NMC Bill: Cabinet approves National Exit Test, 50% fee regulation in private colleges

NMC Bill: Cabinet approves National Exit Test, 50% fee regulation in private colleges
Somesh S Menon | Mar 29, 2018 - 12:46 p.m. IST
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NEW DELHI, MARCH 28: The Union Cabinet has approved certain amendments in the National Medical Commission (NMC) Bill as per which a National Exit Test (NEXT) may soon be introduced as a mandatory licentiate exam only after clearing which MBBS students will be allowed to practise.

The NMC Bill, first presented before the Cabinet in December 2017, promises to bring about important changes to the way medical education is administered in India and the amendments passed by the Cabinet on March 28, 2018, reflect the Centre’s determination to put it in motion at the earliest.

Important amendments introduced

As per the current structure, MBBS students need to complete their course, undergo the mandatory internship and get registered with the Medical Council of India (MCI) or a State Medical Council (SMC) before being allowed to practise. The proposed introduction of NEXT, which will basically be the final MBBS examination for medical students rather than an additional separate licentiate exam, is being done with the intention of ensuring only meritorious students are allowed to practise.

Apart from this, a controversial provision in the NMC Bill which would allow AYUSH (Ayurveda, Yoga and Naturopathy, Unani, Siddha and Homoeopathy) students to practise modern medicine after undertaking a bridge course has been removed. Fees charged by private medical colleges at both undergraduate and postgraduate level will also be regulated for upto 50% seats, rather than the 40% seats which were initially proposed, once the Bill comes into force.

Amendments to the NMC Bill had first been considered by the Lok Sabha on February 2, 2018, and subsequently on March 20, 2018, after being presented by the Department Related Parliamentary Standing Committee (DRPSC) which had worked on its conception. After considering the feedback received from the Lower House and the views of medical students and practitioners, the Union Cabinet chaired by Prime Minister Narendra Modi has finally given the go-ahead for the modified version of the Bill to be passed.

While it remains unclear what the Cabinet’s stance is on the NMC replacing the Medical Council of India (MCI), one of the biggest recommendations made in the original draft of the Bill, the amendments as currently approved by it still indicate a major shake-up of the medical education structure in the country is going to be soon underway.

Details on the amendments

PIB Press Release on NMC Bill

As per the press release dated March 28, 2018, and issued by the Ministry of Health and Family Welfare in this regard, the amendments include -

  • Final MBBS exam will serve as NEXT

    • The final MBBS exam, which will be commonly held across the country, will serve as the new criteria for determining whether MBBS students will be given a license and allowed to practise. NEXT will also replace the Foreign Medical Graduates Examination (FMGE) and serve as the screening cum entrance test for doctors who have studied abroad to practise or study further in India.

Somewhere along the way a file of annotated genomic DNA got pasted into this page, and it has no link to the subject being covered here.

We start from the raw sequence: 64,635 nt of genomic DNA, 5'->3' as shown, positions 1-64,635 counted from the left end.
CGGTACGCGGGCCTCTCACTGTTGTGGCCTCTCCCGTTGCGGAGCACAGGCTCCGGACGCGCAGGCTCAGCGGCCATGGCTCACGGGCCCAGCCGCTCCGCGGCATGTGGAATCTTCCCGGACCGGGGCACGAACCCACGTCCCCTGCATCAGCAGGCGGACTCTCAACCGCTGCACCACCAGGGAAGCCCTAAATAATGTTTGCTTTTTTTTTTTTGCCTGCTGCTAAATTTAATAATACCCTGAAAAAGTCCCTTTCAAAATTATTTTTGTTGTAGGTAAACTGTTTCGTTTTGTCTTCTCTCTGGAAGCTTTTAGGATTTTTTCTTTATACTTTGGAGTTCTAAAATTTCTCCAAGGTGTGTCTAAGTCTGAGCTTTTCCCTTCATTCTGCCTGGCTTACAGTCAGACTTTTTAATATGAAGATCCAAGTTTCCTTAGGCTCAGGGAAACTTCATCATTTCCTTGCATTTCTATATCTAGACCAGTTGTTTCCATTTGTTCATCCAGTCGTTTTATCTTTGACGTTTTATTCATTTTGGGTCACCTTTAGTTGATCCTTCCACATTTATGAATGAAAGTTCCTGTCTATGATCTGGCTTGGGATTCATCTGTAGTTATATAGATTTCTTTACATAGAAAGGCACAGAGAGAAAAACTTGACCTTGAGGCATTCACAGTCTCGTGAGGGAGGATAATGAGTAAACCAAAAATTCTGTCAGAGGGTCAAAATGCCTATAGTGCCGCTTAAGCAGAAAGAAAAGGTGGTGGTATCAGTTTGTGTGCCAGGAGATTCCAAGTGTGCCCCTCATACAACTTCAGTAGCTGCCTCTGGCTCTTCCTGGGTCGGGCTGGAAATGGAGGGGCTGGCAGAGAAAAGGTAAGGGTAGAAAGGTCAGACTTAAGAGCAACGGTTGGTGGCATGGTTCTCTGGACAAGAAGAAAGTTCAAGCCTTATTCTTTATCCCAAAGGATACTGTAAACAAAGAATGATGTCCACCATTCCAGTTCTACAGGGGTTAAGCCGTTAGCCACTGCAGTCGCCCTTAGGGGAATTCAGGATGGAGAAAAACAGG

• Bridge course for AYUSH practitioners scrapped

    • One of the recommendations of the NMC Bill which had received severe flak from MBBS students was regarding the introduction of a Bridge Course for AYUSH practitioners which would allow them to practise modern medicine as a way to increase the number of doctors and improve the provision of healthcare in rural areas. As decided by the Cabinet, it will now be upto State Governments to take alternative measures to address the issue of medical healthcare provision.

  • Fees to be regulated in private medical colleges and Deemed Universities

    • A move which is likely to be welcomed by all medical students is regarding the regulation of fees charged by private medical colleges and Deemed Universities. As per the original draft of the NMC Bill, 40% of the seats in these institutions would be subject to fee regulation. Now, as per the amendments, this has been increased to 50%, inclusive of academic fees and all other charges.

  • States and Union Terrotories to have 6 representatives

    • The National Medical Commission, the 25-member body which will be formed for medical education regulation following the full implementation of the Bill, was initially supposed to comprise three representatives each from all states and UTs. This has now been increased to six representatives following the demands received from the states and UTs.

  • Penalty options increased for non-compliant colleges

    • The initial NMC Bill only allowed for monetary penalty, ranging from one half to ten times the annual fee received from any particular batch of students, to be charged on colleges which violated any norms or regulations. This clause has now been replaced by a stronger one which allows for different penalty options to be enforced, including non-monetary ones such as reduction of intake or even withdrawal of recognition.

  • Harsher punishment for quacks or unqualified practitioners

    • In a move to safeguard the quality of healthcare in the country, the Cabinet has also decided to enforce harsher punishments on unqualified or illegal medical practitioners and quacks through the NMC Bill. The punishment can now constitute imprisonment of upto one year along with a fine of upto Rs. 5 lakh on those found violating rules.

As was reported by Careers360 in December 2017, the NMC Bill is the outcome of a process which was in the works for three years, and involved the inputs of multiple Government bodies and committees, most importantly the Niti Aayog.

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